News

Letter: Another reading of origins of the non-dom exemption

Regarding your article “How the UK’s non-dom status works” (Report, April 9), I do not believe that the non-dom exemption “was intended to protect colonial investments and allowed UK residents to be taxed only on money brought into the country”. These people would have had a UK domicile, so the foreign exclusion would not have applied.

My understanding is that the difference between domiciliation and residency was implemented to capture colonial investments in British inheritance tax — ie, the person may not be resident in Britain, but with a British domiciliation would be subject to IHT.

The mirror image of this interpretation is that UK residents deemed to have their permanent home, or “domicile”, outside the country may not need to pay UK tax on foreign income or capital gains.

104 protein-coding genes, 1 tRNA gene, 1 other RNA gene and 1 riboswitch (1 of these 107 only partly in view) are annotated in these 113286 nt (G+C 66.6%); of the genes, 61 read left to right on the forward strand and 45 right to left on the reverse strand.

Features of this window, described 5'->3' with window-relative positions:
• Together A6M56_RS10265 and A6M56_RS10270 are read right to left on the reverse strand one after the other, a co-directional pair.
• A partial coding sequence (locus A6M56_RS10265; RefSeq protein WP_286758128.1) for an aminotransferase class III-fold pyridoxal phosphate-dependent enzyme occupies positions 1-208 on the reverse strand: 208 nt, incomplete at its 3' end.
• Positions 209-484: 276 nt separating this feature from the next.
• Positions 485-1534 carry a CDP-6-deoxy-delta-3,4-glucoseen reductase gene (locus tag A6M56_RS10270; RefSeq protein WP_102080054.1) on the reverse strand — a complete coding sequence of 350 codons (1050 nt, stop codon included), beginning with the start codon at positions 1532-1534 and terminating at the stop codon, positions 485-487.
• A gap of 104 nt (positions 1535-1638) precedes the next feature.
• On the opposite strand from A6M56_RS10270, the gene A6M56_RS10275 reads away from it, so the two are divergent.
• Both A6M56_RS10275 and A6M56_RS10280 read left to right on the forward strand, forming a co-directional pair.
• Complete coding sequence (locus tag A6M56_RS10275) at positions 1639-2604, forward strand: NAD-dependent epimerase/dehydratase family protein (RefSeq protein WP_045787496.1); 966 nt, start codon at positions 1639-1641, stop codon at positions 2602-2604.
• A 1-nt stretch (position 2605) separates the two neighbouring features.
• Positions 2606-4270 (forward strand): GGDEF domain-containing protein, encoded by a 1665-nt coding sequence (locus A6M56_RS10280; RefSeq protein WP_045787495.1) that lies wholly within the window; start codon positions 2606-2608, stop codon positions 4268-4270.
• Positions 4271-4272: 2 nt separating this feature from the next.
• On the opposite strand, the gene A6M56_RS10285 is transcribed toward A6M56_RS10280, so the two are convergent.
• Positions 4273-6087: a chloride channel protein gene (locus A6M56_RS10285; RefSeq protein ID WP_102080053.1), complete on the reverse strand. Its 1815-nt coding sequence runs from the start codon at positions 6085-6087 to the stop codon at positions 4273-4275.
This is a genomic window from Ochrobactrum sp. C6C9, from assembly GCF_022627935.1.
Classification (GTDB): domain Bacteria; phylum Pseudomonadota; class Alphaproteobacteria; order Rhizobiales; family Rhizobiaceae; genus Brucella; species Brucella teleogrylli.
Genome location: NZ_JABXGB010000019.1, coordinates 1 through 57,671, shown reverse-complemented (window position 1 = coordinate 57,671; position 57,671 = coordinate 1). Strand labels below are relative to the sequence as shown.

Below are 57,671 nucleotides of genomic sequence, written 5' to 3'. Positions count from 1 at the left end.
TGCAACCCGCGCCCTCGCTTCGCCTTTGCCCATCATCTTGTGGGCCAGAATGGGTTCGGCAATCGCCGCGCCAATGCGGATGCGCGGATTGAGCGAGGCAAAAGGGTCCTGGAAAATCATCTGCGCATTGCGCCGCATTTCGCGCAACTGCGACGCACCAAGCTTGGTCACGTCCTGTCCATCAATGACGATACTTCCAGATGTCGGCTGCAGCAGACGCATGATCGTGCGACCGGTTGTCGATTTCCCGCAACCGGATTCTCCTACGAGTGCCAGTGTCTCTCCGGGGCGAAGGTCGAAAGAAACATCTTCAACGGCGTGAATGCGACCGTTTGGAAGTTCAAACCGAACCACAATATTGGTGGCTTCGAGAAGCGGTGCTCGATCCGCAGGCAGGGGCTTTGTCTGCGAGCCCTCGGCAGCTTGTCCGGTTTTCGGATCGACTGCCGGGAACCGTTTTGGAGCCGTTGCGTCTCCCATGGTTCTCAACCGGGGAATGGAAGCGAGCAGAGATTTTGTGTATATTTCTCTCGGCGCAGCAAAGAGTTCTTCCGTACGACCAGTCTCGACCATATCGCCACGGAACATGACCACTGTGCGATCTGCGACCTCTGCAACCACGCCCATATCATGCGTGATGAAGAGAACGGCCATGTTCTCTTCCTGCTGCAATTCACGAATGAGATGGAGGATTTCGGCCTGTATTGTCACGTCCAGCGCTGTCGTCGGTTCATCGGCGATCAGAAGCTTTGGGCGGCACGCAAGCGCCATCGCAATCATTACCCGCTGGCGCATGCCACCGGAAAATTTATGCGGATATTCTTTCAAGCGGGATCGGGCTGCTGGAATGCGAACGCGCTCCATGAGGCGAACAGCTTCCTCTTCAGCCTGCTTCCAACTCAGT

John C Mowinckel
London SW5, UK

Letter in response to this letter:

Non-dom tax isn’t the only colonial hand-me-down / From William Claxton-Smith, London N5, UK

Articles You May Like

SCOTUS won’t hear teachers’ appeal of Puerto Rico plan of adjustment
Munis improve along with UST, equities on Fedspeak
SBF, FTX execs reportedly spend millions on properties in the Bahamas
Ratings agencies say higher ed is pressured
Stocks making the biggest moves after hours: Zoom, Dell, Urban Outfitters and more